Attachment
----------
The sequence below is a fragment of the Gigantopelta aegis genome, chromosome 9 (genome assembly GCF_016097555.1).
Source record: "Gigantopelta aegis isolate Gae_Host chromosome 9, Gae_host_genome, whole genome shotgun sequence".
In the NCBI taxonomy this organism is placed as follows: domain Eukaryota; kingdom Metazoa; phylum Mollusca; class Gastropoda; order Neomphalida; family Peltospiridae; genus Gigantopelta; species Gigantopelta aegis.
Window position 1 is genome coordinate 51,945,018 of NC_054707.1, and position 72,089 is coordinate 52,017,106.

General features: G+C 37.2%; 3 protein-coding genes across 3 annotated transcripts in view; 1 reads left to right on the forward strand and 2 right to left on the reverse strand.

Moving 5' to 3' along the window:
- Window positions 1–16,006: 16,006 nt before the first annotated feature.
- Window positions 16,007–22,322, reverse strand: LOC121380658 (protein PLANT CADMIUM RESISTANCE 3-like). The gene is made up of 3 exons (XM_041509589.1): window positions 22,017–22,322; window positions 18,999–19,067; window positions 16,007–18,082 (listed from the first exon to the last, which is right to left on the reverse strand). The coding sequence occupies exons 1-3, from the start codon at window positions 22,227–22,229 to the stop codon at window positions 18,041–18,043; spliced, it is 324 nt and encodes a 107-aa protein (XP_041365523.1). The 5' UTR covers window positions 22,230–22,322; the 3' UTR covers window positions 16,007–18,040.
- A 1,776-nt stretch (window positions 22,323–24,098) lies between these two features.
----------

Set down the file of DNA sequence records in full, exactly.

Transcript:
The sequence below is a fragment of the Gigantopelta aegis genome, chromosome 9 (genome assembly GCF_016097555.1).
Source record: "Gigantopelta aegis isolate Gae_Host chromosome 9, Gae_host_genome, whole genome shotgun sequence".
In the NCBI taxonomy this organism is placed as follows: domain Eukaryota; kingdom Metazoa; phylum Mollusca; class Gastropoda; order Neomphalida; family Peltospiridae; genus Gigantopelta; species Gigantopelta aegis.
Window position 1 is genome coordinate 51,945,018 of NC_054707.1, and position 72,089 is coordinate 52,017,106.

General features: G+C 37.2%; 3 protein-coding genes across 3 annotated transcripts in view; 1 reads left to right on the forward strand and 2 right to left on the reverse strand.

Moving 5' to 3' along the window:
- Window positions 1–16,006: 16,006 nt before the first annotated feature.
- Window positions 16,007–22,322, reverse strand: LOC121380658 (protein PLANT CADMIUM RESISTANCE 3-like). The gene is made up of 3 exons (XM_041509589.1): window positions 22,017–22,322; window positions 18,999–19,067; window positions 16,007–18,082 (listed from the first exon to the last, which is right to left on the reverse strand). The coding sequence occupies exons 1-3, from the start codon at window positions 22,227–22,229 to the stop codon at window positions 18,041–18,043; spliced, it is 324 nt and encodes a 107-aa protein (XP_041365523.1). The 5' UTR covers window positions 22,230–22,322; the 3' UTR covers window positions 16,007–18,040.
- A 1,776-nt stretch (window positions 22,323–24,098) lies between these two features.